Change your management style.

It’s not them, it’s you. If you feel like the team isn’t working to its full potential, evaluate your management style. Maybe the way you’re interacting with your employees isn’t inspiring. Maybe you’re stifling them. Ask them for feedback on what would help them work at a higher level and make those changes in yourself. Managers need to find the right balance between being completely hands-off and micromanaging.

Prepare for a long-term fix.

Finally, the situation may present itself to make major changes in your organization. If someone leaves, this might be an opportunity to hire someone more suited to the type of high-level achievements you want to accomplish. Maybe you need to change some significant behaviors or habits among your employees. Don’t be afraid to make difficult decisions if it means a stronger outcome. The alternative is continued stagnation and dissatisfaction.

Hiring can be a stressful task for any organization. Finding the right fit, and using valuable company time to do it, can be a costly burden. When you partner with Meador, we will take care of all the work for you. Contact our team of recruiters today to work with a top staffing agency in Austin and throughout Texas!

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You Caught Your Employee Lying. What Should You Do?

June 16th, 2016

There are many reasons an employee might choose to lie. Sometimes it is an unhealthy defense mechanism that kicks in when they feel threatened or afraid. Or they might want to manipulate the truth to make a situation appear different than it actually happened. As a manager, if you catch an employee in the act, how do you respond? Here are a few things to do when you find out an employee has been lying.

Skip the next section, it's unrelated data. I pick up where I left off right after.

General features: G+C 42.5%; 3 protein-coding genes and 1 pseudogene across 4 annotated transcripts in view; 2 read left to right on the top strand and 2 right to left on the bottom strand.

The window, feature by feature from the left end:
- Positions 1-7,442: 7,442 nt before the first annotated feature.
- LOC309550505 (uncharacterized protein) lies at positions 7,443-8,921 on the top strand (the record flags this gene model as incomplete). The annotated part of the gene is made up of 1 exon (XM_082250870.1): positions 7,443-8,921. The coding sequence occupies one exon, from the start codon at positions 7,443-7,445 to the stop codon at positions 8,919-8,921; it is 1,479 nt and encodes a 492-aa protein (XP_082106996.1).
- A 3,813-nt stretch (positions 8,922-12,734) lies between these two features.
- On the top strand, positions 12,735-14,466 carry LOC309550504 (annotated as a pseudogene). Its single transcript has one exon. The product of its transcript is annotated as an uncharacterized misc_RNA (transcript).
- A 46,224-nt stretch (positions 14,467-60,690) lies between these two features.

Follow your company protocol.

Your company should already have information spelled out in an employee handbook that deals with dishonesty on the job. If not, you should work with employment experts to ensure that there is a company protocol in place. When you discover an employee has lied, follow the requirements exactly to ensure that you are treating this employee and their co-workers fairly. Documenting everything and being transparent with all decisions will only help in the long term.

Gauge the extent of the lie.

The next step is to determine the severity of the lie. Falsifying records or recording incorrect hours to receive higher pay are very serious behaviors. However, there might be smaller issues or withholding information that may not affect the business or other individuals. It is important to know what you’re dealing with before you can determine the appropriate action.

Ignore or deflect a small lie.

You do have the right to ignore lies that are not harmful. This is entirely up to you and your corporate culture. Or, you can even deflect what was said by responding with accurate information. If you do this, your employee may not realize they were caught in a lie but rather that you didn’t know they were lying and corrected them.

Discipline a big lie.

However, if there may be cases when the lie isn’t something that can be swept under the rug. For example, you might find that a new employee lied on their resume. Or they may be taking credit for someone else’s work. Or, they may be falsifying documents that affect employment or a co-worker. Depending on the action, you will need to discipline the employee appropriately.